Presenting herself as the epitome of a mid-1940’s woman, Ann (Rachel Sparks) falls in step with the rest of the performance from the moment she steps into the back yard. Sparks is idyllic; she comports herself like a woman frozen from that exact decade, everything from her posture, the way she sits, the way she watches Chris speak, to the way she responds with her own perfected cadence and hint of a Trans-Atlantic accent— it creates a solid connecting thread to the play’s period. Her emotional expression is reserved, slipping away in little bouts as the text demands it, making her intriguing to watch whether she’s arguing or simply agreeing. Sharing the feminine dramatic burden of the show with Kate (Victoria Sova), Sparks’ pulls the audience into the drama and keeps them living it with every moment that she lives it.
Utterly untethered from her own sanity with shreds of it surfacing in little moments of speech, Victoria Sova’s presentation of Kate Keller is heart wrenching. Presenting a fully articulate and deeply delved character study in a lack of closure, Sova unabashedly expresses the character’s grief in every conceivable fashion. Unhinged from the crippling reality that Larry will never come home, her moments of anger, sorrow, frustration, guilt, and a host of many other negative pathos, come soaring out of her like a fast-fused rocket waiting to launch. Holding her own against each of the other leading performance, Sova’s performance is mind-blowing and does a number on the soul as well.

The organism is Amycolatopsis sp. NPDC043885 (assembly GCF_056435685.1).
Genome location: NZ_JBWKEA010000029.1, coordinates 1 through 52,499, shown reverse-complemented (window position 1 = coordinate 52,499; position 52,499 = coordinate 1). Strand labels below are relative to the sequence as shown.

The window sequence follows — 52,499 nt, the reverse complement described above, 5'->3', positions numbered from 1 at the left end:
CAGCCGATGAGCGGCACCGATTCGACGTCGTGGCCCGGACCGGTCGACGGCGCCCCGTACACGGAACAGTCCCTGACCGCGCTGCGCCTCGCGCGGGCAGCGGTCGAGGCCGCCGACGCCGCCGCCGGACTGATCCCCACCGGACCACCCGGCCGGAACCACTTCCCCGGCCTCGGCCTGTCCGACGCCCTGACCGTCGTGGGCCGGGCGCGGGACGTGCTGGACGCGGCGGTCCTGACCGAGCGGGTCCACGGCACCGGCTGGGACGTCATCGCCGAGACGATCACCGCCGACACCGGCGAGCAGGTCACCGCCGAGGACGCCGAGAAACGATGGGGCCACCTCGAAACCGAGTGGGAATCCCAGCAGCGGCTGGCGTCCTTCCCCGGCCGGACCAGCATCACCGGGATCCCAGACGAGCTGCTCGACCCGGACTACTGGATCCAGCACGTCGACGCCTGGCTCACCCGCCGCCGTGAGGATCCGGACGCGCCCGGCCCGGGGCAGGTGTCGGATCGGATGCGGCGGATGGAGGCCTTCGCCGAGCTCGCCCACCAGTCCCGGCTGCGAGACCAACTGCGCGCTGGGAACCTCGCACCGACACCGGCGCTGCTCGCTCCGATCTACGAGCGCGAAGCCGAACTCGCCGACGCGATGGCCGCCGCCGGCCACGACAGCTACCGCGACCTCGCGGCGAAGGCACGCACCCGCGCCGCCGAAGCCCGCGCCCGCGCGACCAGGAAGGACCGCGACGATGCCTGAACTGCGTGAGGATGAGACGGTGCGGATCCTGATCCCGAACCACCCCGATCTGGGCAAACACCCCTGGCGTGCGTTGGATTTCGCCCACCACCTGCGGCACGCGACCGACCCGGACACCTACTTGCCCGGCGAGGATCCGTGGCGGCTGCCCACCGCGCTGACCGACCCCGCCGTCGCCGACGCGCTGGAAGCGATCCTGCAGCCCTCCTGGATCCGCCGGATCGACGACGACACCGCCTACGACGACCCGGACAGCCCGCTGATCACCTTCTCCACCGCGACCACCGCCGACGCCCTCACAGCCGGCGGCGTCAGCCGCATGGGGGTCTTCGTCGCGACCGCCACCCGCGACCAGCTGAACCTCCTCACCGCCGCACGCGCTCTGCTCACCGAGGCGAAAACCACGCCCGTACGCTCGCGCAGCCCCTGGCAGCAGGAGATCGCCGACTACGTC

Truly a remarkable production, this polished presentation of Arthur Miller is striking beyond compare and far surpasses what is expected of youth theatre. Exceptional is the word that comes readily to mind; All My Sons is a must-see drama this 2017 season.
Running Time: Approximately 2 hours and 20 minutes with two intermissions
All My Sons plays through March 5, 2017 with The Students’ Theatre at The Highwood Theatre— 914 Silver Spring Avenue located in the heart of Downtown Silver Spring, MD. For tickets call the box office at (301) 587-0697 or purchase them online.